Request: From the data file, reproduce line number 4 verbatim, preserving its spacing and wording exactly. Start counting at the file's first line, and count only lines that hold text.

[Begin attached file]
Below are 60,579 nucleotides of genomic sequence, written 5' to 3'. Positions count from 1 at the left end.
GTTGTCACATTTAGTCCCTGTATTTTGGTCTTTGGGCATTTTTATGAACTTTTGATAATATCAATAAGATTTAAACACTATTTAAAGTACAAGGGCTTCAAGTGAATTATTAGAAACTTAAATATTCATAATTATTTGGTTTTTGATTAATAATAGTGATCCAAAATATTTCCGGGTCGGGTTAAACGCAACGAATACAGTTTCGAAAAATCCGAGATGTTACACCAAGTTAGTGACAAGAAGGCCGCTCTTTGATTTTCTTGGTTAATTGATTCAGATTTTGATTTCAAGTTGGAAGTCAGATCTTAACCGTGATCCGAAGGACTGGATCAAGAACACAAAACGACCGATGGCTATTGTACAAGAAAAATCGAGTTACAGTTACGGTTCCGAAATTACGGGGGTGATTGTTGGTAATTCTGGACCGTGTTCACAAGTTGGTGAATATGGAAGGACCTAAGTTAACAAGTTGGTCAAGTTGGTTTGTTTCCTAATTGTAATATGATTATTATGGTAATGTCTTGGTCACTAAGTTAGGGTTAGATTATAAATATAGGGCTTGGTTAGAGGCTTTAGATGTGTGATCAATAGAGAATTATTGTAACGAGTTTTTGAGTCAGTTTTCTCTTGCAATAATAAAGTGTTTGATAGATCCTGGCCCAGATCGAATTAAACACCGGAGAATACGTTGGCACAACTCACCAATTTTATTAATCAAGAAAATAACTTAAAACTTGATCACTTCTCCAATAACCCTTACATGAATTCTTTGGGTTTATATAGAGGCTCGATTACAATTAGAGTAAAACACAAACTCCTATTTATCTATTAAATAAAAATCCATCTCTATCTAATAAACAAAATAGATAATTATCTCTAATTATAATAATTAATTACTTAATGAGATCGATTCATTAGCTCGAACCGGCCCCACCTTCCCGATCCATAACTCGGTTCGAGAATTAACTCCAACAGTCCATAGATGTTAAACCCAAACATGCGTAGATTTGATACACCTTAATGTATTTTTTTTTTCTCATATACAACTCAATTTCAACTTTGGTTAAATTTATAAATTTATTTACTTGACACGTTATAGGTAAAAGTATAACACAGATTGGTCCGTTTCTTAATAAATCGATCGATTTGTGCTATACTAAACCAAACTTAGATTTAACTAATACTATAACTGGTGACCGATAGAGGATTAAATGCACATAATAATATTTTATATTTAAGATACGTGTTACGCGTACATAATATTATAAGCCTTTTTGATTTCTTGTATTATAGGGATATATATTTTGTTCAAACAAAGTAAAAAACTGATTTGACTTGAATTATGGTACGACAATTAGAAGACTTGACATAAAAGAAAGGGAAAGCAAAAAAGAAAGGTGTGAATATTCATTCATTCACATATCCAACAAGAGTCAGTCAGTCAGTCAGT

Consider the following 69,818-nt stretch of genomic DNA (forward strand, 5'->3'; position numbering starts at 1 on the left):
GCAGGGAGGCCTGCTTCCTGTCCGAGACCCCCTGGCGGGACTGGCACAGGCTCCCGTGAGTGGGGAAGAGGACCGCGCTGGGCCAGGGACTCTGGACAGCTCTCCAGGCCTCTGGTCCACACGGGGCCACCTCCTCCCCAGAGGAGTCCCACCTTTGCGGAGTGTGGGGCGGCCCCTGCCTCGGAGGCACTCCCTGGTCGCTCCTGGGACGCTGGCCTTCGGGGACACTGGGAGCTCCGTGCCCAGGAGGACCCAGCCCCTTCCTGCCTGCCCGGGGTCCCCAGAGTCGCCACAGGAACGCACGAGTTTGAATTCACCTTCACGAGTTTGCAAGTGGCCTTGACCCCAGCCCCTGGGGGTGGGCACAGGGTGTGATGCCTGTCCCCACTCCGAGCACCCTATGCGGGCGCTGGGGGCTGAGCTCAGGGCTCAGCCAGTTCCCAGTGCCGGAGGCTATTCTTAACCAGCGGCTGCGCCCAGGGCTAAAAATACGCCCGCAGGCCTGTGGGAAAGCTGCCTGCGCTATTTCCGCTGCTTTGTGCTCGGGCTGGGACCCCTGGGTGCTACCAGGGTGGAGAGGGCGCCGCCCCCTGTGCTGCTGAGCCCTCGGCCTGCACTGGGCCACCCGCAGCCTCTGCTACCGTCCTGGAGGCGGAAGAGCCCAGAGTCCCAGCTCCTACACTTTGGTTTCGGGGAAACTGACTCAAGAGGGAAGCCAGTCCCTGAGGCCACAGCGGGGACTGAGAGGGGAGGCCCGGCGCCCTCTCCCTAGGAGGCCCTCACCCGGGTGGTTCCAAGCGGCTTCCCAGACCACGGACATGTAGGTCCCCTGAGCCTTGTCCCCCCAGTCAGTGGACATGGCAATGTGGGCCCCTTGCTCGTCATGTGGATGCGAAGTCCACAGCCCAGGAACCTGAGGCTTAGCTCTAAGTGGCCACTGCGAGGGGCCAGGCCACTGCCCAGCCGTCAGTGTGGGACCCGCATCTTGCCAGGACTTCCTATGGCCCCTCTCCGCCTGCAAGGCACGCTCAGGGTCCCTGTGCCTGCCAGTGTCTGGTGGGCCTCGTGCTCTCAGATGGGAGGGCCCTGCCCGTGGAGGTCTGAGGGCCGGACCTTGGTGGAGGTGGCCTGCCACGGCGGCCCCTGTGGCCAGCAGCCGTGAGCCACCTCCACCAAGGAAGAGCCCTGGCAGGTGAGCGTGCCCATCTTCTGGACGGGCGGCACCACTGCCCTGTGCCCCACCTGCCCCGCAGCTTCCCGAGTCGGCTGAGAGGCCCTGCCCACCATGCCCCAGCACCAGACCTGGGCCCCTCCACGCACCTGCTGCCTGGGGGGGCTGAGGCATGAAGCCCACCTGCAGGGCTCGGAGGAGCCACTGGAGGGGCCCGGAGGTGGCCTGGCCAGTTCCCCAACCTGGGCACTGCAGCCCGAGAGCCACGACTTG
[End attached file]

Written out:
GCAGGGAGGCCTGCTTCCTGTCCGAGACCCCCTGGCGGGACTGGCACAGGCTCCCGTGAGTGGGGAAGAGGACCGCGCTGGGCCAGGGACTCTGGACAGCTCTCCAGGCCTCTGGTCCACACGGGGCCACCTCCTCCCCAGAGGAGTCCCACCTTTGCGGAGTGTGGGGCGGCCCCTGCCTCGGAGGCACTCCCTGGTCGCTCCTGGGACGCTGGCCTTCGGGGACACTGGGAGCTCCGTGCCCAGGAGGACCCAGCCCCTTCCTGCCTGCCCGGGGTCCCCAGAGTCGCCACAGGAACGCACGAGTTTGAATTCACCTTCACGAGTTTGCAAGTGGCCTTGACCCCAGCCCCTGGGGGTGGGCACAGGGTGTGATGCCTGTCCCCACTCCGAGCACCCTATGCGGGCGCTGGGGGCTGAGCTCAGGGCTCAGCCAGTTCCCAGTGCCGGAGGCTATTCTTAACCAGCGGCTGCGCCCAGGGCTAAAAATACGCCCGCAGGCCTGTGGGAAAGCTGCCTGCGCTATTTCCGCTGCTTTGTGCTCGGGCTGGGACCCCTGGGTGCTACCAGGGTGGAGAGGGCGCCGCCCCCTGTGCTGCTGAGCCCTCGGCCTGCACTGGGCCACCCGCAGCCTCTGCTACCGTCCTGGAGGCGGAAGAGCCCAGAGTCCCAGCTCCTACACTTTGGTTTCGGGGAAACTGACTCAAGAGGGAAGCCAGTCCCTGAGGCCACAGCGGGGACTGAGAGGGGAGGCCCGGCGCCCTCTCCCTAGGAGGCCCTCACCCGGGTGGTTCCAAGCGGCTTCCCAGACCACGGACATGTAGGTCCCCTGAGCCTTGTCCCCCCAGTCAGTGGACATGGCAATGTGGGCCCCTTGCTCGTCATGTGGATGCGAAGTCCACAGCCCAGGAACCTGAGGCTTAGCTCTAAGTGGCCACTGCGAGGGGCCAGGCCACTGCCCAGCCGTCAGTGTGGGACCCGCATCTTGCCAGGACTTCCTATGGCCCCTCTCCGCCTGCAAGGCACGCTCAGGGTCCCTGTGCCTGCCAGTGTCTGGTGGGCCTCGTGCTCTCAGATGGGAGGGCCCTGCCCGTGGAGGTCTGAGGGCCGGACCTTGGTGGAGGTGGCCTGCCACGGCGGCCCCTGTGGCCAGCAGCCGTGAGCCACCTCCACCAAGGAAGAGCCCTGGCAGGTGAGCGTGCCCATCTTCTGGACGGGCGGCACCACTGCCCTGTGCCCCACCTGCCCCGCAGCTTCCCGAGTCGGCTGAGAGGCCCTGCCCACCATGCCCCAGCACCAGACCTGGGCCCCTCCACGCACCTGCTGCCTGGGGGGGCTGAGGCATGAAGCCCACCTGCAGGGCTCGGAGGAGCCACTGGAGGGGCCCGGAGGTGGCCTGGCCAGTTCCCCAACCTGGGCACTGCAGCCCGAGAGCCACGACTTG